Division of Spill Prevention and Response

Breadcrumbs

Tactic CR-12: Mechanical Removal: Scraping, Trimming, and Brushing

Use scraping, trimming, and brushing to recover contaminants on the tundra surface while leaving as much soil as possible, to preserve live buds, roots, and rhizomes (Figs. 56—60). Mechanical removal can be used while the ground is frozen or partially thawed. Trimmers are especially effective for breaking up contaminated ice and packed snow. Mechanical removal can also be effective in spring when air temperatures are still well below freezing, but solar heating is sufficient to thaw the surface soil after snow has been removed. Contaminants can be easier to see when soil is partially thawed (Figs. 61 and 62), and a spotter can direct the operator, but the depth of removal must be controlled carefully to minimize tundra damage. This tactic works best for viscous substances, such as crude oil, which tend to remain on the tundra surface rather than penetrating into the soil.

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Figure 56. Scraping soil saturated with oil

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Figure 57. Seventy-two-inch trimmer

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Figure 58. Forty-two-inch trimmer

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Figure 59. Twenty-four-inch trimmer

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Figure 60. Rotating brush

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Figure 61. Oily spots in scraped tundra

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Figure 62. Oily spots in trimmed tundra

Damage from scraping and trimming can be severe in moist and dry tundra, because the plants’ rooting systems are often within 1 inch of the tundra surface. In contrast, much of the rooting systems of plants in wet tundra are deeper than 1 inch below the tundra surface, and are more likely to be left in place after mechanical removal.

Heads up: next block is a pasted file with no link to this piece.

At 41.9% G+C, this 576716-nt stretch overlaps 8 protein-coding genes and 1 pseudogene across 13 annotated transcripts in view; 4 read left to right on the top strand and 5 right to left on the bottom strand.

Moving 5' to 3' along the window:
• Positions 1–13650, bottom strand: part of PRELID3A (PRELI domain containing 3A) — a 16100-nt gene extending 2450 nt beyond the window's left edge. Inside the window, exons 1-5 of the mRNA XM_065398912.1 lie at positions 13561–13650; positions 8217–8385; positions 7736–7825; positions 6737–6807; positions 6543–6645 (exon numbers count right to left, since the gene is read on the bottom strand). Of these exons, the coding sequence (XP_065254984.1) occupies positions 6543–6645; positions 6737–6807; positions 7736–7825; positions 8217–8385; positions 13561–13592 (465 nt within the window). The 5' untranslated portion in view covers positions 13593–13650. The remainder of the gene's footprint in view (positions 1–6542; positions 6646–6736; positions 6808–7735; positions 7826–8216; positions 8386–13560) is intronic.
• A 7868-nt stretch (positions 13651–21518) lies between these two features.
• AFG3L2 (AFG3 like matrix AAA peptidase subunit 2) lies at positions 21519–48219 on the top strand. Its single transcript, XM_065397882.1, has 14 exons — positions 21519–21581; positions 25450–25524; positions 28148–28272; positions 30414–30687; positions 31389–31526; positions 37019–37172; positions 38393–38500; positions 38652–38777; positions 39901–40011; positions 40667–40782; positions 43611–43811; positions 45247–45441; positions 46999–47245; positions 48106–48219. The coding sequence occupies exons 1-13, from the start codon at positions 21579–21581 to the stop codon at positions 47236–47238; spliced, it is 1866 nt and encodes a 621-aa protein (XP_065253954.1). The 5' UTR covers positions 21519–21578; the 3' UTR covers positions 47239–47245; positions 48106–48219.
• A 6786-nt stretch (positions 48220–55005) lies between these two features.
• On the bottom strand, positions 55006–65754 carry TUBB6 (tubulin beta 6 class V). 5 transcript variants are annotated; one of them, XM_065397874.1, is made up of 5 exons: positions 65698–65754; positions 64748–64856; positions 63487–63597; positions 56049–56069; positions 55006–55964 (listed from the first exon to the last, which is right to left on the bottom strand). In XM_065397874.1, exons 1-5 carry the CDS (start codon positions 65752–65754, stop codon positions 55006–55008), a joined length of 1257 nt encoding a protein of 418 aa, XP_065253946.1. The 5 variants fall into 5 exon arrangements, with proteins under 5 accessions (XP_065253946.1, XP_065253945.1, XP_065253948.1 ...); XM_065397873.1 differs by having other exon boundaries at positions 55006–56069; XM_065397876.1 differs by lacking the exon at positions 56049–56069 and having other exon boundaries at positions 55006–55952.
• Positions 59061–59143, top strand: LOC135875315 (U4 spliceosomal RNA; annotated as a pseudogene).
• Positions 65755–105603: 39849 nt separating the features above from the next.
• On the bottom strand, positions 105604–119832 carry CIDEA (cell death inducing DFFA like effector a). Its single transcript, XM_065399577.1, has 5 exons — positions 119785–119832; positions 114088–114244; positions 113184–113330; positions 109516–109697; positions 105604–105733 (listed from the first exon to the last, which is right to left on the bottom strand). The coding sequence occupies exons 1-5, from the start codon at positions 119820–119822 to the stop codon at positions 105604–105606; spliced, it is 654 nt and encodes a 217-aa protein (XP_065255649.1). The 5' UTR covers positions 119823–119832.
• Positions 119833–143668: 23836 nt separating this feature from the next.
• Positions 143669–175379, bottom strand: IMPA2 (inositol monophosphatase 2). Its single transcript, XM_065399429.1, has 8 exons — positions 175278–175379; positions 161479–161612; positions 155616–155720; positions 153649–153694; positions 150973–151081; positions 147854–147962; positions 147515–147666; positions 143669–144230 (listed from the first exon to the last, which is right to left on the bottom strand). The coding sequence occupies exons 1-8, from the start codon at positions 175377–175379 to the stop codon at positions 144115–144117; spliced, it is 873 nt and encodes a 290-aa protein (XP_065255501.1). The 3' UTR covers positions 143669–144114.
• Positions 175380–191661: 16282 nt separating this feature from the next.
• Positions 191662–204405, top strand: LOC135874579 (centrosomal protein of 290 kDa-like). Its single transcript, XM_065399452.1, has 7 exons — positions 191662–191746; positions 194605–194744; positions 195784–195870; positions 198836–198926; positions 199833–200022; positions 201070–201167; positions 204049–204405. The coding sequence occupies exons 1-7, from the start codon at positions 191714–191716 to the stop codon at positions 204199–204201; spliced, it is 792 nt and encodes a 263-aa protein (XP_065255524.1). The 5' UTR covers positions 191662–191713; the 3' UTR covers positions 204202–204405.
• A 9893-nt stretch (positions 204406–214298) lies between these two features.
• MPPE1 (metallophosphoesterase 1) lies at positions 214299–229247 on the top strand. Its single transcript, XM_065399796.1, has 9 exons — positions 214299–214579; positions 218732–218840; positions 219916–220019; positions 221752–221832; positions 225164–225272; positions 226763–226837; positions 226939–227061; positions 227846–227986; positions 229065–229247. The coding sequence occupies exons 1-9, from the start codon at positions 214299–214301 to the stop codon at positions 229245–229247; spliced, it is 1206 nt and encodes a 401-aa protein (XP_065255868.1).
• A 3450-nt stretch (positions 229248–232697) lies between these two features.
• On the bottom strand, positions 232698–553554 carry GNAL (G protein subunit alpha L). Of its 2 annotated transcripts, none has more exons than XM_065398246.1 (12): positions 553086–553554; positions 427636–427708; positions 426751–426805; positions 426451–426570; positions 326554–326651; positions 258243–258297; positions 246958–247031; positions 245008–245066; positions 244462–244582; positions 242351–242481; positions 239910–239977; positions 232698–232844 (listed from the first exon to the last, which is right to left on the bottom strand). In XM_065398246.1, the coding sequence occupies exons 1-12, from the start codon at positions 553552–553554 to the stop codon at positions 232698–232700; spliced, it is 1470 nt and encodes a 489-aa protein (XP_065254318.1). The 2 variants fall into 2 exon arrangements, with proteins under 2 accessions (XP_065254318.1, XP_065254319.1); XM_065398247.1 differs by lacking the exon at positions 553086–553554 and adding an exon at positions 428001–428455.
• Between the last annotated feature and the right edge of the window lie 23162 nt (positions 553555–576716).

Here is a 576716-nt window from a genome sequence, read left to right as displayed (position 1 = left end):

Use a mechanical brush to clear the area of snow (Tactic CR-3) and expose the tundra surface (Fig. 63). Trimmed ice and snow can be removed with a Super Sucker vacuum truck or by methods described in the snow removal tactic (Tactic CR-3). Adjust the blade or trimmer to remove a thin layer of soil. Transfer contaminated material to dump trucks and transport to appropriate waste disposal facilities.

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Figure 63. Mechanical brush for clearing snow

Considerations and Limitations

  • Identify the disposal method or facility to be used and estimate the volume requiring disposal before mechanical removal begins.
  • Most or all lichens and mosses will be removed by scraping and trimming.
  • Scraping and trimming may be impractical for areas with small-scale topographical relief (e.g., tussock tundra, patterned ground).
  • Avoid stockpiling clean snow on contaminated areas. Snow piles will persist into the growing season and inhibit vegetation recovery.
  • Use of vehicles and heavy equipment on tundra must comply with applicable tundra travel policies (Tactic P-5).
  • Trimming should be employed as soon as possible following the gross removal of the non-frozen spilled substance, to limit vertical movement of contamination.
  • This tactic is not intended to remove pooled product from the ground surface.
  • To avoid damage to the root mat, trimming should be limited to the tops of the plant shoots.
  • Method of trimming, including equipment, materials and personnel, will be determined by the size and topography of the site.

Equipment, Materials, and Personnel

  • Trimmer (one operator) – to trim the spill-affected surface ice (size of trimmer will be dependent on size of spill and topography).
  • Grader/dozer/Bobcat (1 operator) – to scrape snow and contaminated surface vegetation.
  • Spotter - to visually identify boundaries where scraping or trimming is needed.
  • Front-end loader and/or Super Sucker (one to two operators) – to pick up trimmed or scraped ice and snow.
  • Brooms, rakes, and shovels (one worker per
    tool) – to sweep up loose ice and snow not picked up by previous methods.
  • Front-end loader (1 operator) – to transfer scraped or trimmed material into end dumps.
  • Dump truck (1 operator) – to transfer scraped or trimmed material to disposal site.


Updated: 12/20/2010